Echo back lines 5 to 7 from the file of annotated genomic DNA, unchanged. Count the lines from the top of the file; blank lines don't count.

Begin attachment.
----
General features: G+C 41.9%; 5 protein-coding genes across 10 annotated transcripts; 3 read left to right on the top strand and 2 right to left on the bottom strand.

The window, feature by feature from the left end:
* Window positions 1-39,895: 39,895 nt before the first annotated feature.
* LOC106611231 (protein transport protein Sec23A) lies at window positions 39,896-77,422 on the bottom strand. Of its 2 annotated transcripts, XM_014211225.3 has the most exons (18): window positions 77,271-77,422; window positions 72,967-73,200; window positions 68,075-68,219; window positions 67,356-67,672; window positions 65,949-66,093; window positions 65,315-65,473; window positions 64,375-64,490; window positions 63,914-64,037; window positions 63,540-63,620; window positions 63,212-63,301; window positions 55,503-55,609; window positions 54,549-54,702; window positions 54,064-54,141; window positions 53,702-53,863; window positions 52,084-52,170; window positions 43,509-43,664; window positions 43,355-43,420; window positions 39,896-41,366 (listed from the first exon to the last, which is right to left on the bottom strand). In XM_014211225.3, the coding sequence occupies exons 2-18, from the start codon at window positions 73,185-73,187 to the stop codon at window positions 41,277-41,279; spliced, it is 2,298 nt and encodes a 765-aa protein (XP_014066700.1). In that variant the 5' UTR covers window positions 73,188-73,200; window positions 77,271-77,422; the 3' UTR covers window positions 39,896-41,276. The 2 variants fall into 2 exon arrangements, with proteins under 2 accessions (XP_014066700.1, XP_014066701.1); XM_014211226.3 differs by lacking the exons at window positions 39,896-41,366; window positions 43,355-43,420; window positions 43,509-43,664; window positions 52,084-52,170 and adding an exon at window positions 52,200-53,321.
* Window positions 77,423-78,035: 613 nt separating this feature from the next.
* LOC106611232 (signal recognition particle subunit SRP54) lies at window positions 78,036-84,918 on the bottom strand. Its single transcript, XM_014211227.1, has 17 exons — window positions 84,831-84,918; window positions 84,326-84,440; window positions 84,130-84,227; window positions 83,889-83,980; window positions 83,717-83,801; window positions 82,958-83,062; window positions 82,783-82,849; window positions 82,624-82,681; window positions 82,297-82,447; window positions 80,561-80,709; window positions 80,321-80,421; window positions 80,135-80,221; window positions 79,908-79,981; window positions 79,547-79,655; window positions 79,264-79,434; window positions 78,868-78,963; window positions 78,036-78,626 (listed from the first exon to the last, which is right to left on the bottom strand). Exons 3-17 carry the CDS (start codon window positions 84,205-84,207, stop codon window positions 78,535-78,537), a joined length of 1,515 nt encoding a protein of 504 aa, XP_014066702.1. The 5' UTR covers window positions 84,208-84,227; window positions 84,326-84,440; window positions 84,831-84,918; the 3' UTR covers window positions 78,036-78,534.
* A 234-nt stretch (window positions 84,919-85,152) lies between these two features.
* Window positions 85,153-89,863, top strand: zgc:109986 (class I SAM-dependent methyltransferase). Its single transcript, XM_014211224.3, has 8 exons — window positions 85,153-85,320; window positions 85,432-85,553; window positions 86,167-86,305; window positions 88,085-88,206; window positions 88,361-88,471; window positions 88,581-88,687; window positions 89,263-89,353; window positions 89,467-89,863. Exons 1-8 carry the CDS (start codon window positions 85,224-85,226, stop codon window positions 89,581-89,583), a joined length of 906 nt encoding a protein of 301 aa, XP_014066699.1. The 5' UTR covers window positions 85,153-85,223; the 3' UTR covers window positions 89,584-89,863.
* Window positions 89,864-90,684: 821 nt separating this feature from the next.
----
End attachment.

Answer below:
* Window positions 77,423-78,035: 613 nt separating this feature from the next.
* LOC106611232 (signal recognition particle subunit SRP54) lies at window positions 78,036-84,918 on the bottom strand. Its single transcript, XM_014211227.1, has 17 exons — window positions 84,831-84,918; window positions 84,326-84,440; window positions 84,130-84,227; window positions 83,889-83,980; window positions 83,717-83,801; window positions 82,958-83,062; window positions 82,783-82,849; window positions 82,624-82,681; window positions 82,297-82,447; window positions 80,561-80,709; window positions 80,321-80,421; window positions 80,135-80,221; window positions 79,908-79,981; window positions 79,547-79,655; window positions 79,264-79,434; window positions 78,868-78,963; window positions 78,036-78,626 (listed from the first exon to the last, which is right to left on the bottom strand). Exons 3-17 carry the CDS (start codon window positions 84,205-84,207, stop codon window positions 78,535-78,537), a joined length of 1,515 nt encoding a protein of 504 aa, XP_014066702.1. The 5' UTR covers window positions 84,208-84,227; window positions 84,326-84,440; window positions 84,831-84,918; the 3' UTR covers window positions 78,036-78,534.
* A 234-nt stretch (window positions 84,919-85,152) lies between these two features.